My compliments to Judge Melville, he seems to be a man who can well handle the difficult and unusual aspects of this case.

Those of you fascinated by pure trivia may be interested to know that it is reported that the jury consists of:

  • A woman who said her grandson was required to register as a sexual offender because of a crime

  • A woman who said she was related to the pilot of Flight 93, one of the planes that went down on Sept 11

  • A 20 year old man who likes "The Simpsons"

  • A man who is interested in Western art and country music

Now onward and upward!

Wednesday, February 23, 2005

Jackson Makes It To Court

Michael Jackson managed to struggle into court yesterday, as the jury selection process resumed.

His lawyers added a few more "stars" to the list of witnesses that, seemingly, will add useful testimony on Jackson's behalf.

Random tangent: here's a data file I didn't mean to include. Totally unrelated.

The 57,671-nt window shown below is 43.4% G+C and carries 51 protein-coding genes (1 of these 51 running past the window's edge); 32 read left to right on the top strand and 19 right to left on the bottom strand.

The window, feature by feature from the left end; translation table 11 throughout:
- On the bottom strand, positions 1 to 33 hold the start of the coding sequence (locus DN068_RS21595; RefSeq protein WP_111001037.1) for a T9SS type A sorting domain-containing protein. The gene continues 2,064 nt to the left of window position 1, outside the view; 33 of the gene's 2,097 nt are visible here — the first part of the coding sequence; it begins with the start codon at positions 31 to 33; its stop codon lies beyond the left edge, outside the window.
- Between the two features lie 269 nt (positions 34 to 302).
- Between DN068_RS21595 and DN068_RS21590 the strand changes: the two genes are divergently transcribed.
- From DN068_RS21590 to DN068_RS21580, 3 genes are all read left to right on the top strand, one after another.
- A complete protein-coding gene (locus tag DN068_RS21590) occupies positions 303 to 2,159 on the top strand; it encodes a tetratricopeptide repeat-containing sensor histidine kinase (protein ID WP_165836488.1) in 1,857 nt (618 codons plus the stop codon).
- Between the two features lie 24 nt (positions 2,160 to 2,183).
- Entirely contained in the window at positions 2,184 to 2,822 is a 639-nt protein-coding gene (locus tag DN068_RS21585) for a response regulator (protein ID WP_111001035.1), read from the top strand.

The additional names added to the list were; Eddie Murphy, Smokey Robinson and Macaulay Culkin.

The remainder of the day as spent dealing with less "glamorous" issues, such as jury selection.

Out of the 242 potential jurors remaining, 20 were dismissed by the end of the day.

The defence motion against Martin Bashir, for continuing to report on Jackson, was quashed by Judge Rodney Melville.

The documentary fronted by Bashir, Secret World, managed to cause some controversy; as there are suggestions that some of the subjects were paid.

Surely not!

Tuesday, February 22, 2005

The Danger of Delays

Michael Jackson's trial resumes today, after last week's delay caused by a "flu like" illness.

It is reported that some of the jurors are already a tad "pissed off" at the delays some 15 days into, what is expect to be, a 5/6 month trial.

Human nature being what it is, the more delays that the Jackson camp throw in the way of the trial, the more likely it is that Jackson will lose whatever goodwill he has with the jury.

I assume that his lawyers are telling him that, and that they will ensure he turns up today.

Monday, February 21, 2005

Bashir Contempt Motion

In documents released on Friday, in relation to the Michael Jackson trial, Judge Rodney Melville denied a defence motion to issue a contempt citation against Martin Bashir.